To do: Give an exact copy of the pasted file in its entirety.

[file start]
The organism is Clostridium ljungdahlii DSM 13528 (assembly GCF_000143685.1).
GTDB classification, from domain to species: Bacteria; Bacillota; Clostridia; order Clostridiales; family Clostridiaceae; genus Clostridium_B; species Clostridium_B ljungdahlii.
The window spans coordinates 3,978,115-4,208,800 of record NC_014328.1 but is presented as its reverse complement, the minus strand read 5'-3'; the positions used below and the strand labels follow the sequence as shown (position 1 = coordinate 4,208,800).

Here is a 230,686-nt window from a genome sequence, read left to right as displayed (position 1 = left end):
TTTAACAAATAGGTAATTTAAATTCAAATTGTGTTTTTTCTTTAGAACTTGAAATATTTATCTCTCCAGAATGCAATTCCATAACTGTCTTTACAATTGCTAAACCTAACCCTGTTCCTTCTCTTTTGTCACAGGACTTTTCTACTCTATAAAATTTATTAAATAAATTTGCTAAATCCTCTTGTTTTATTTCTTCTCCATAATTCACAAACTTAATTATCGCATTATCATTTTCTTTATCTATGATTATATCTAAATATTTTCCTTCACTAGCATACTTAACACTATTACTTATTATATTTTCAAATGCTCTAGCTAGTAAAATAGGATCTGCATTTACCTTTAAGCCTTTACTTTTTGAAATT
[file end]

The organism is Clostridium ljungdahlii DSM 13528 (assembly GCF_000143685.1).
GTDB classification, from domain to species: Bacteria; Bacillota; Clostridia; order Clostridiales; family Clostridiaceae; genus Clostridium_B; species Clostridium_B ljungdahlii.
The window spans coordinates 3,978,115-4,208,800 of record NC_014328.1 but is presented as its reverse complement, the minus strand read 5'-3'; the positions used below and the strand labels follow the sequence as shown (position 1 = coordinate 4,208,800).

Here is a 230,686-nt window from a genome sequence, read left to right as displayed (position 1 = left end):
TTTAACAAATAGGTAATTTAAATTCAAATTGTGTTTTTTCTTTAGAACTTGAAATATTTATCTCTCCAGAATGCAATTCCATAACTGTCTTTACAATTGCTAAACCTAACCCTGTTCCTTCTCTTTTGTCACAGGACTTTTCTACTCTATAAAATTTATTAAATAAATTTGCTAAATCCTCTTGTTTTATTTCTTCTCCATAATTCACAAACTTAATTATCGCATTATCATTTTCTTTATCTATGATTATATCTAAATATTTTCCTTCACTAGCATACTTAACACTATTACTTATTATATTTTCAAATGCTCTAGCTAGTAAAATAGGATCTGCATTTACCTTTAAGCCTTTACTTTTTGAAATT